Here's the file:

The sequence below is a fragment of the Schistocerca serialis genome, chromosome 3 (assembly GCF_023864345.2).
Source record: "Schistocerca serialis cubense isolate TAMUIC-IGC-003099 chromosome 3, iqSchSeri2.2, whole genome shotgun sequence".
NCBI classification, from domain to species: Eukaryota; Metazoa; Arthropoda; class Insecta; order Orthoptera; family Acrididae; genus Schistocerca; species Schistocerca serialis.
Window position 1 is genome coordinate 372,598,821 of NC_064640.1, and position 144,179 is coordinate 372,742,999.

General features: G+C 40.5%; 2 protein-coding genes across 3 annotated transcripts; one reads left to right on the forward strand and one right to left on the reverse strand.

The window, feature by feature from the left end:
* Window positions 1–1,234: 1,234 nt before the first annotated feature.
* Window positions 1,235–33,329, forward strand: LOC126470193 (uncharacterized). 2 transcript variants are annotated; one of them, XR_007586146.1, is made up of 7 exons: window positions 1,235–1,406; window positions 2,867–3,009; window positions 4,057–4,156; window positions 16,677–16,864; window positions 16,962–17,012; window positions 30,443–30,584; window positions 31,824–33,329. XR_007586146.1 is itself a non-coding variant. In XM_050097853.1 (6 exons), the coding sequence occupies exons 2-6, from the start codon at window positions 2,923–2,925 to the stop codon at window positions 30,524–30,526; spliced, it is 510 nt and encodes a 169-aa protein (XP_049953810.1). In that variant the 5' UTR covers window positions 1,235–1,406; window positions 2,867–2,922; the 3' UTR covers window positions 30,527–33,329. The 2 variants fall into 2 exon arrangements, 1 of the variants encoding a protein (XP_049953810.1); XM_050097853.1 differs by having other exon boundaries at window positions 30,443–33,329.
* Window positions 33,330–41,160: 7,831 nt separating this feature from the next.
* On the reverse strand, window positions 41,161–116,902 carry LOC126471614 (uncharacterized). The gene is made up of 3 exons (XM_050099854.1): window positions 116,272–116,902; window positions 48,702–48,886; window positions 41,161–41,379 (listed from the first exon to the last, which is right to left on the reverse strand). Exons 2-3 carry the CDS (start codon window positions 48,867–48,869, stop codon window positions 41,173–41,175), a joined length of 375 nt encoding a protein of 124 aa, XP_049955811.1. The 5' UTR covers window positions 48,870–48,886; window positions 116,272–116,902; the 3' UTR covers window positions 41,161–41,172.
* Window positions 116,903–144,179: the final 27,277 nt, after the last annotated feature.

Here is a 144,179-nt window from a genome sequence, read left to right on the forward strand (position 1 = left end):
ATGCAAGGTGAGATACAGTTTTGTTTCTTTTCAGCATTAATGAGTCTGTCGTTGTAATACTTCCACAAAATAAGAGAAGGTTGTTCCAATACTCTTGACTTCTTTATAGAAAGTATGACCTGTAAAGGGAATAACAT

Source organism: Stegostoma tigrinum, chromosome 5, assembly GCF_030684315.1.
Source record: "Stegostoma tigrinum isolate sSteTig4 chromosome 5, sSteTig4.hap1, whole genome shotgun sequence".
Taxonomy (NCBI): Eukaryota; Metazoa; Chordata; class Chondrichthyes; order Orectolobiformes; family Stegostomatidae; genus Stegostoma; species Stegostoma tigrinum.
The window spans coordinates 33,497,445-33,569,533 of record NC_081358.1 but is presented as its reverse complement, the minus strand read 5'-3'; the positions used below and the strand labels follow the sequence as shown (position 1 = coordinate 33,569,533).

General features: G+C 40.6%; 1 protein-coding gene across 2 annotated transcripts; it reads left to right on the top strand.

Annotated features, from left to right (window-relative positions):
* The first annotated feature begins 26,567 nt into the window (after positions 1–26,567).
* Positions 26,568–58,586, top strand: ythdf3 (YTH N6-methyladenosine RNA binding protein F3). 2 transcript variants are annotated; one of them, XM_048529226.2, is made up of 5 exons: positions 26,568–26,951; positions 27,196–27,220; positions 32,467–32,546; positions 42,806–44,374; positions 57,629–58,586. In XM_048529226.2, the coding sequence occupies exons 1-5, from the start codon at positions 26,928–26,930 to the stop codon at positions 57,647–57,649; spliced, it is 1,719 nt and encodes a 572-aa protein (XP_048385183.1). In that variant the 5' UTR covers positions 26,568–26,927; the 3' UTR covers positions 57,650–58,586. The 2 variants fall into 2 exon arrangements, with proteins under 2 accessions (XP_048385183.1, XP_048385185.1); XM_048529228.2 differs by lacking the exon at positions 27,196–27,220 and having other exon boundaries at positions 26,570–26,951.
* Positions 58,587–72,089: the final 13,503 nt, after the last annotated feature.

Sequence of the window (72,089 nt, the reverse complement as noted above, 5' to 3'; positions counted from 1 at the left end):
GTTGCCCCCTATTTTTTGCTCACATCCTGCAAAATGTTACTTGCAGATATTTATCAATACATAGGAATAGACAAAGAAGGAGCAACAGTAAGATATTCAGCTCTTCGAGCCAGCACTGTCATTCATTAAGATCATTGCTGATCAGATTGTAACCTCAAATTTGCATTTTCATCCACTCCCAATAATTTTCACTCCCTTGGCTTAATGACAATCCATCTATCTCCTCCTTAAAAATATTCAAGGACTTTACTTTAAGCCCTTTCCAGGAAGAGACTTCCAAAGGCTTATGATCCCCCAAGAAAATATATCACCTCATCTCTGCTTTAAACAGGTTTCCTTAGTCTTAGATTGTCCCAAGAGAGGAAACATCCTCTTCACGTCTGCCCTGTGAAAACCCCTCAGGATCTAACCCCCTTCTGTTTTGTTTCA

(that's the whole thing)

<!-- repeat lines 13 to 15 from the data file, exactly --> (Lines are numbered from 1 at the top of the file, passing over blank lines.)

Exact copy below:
ATGCAAGGTGAGATACAGTTTTGTTTCTTTTCAGCATTAATGAGTCTGTCGTTGTAATACTTCCACAAAATAAGAGAAGGTTGTTCCAATACTCTTGACTTCTTTATAGAAAGTATGACCTGTAAAGGGAATAACAT

Source organism: Stegostoma tigrinum, chromosome 5, assembly GCF_030684315.1.
Source record: "Stegostoma tigrinum isolate sSteTig4 chromosome 5, sSteTig4.hap1, whole genome shotgun sequence".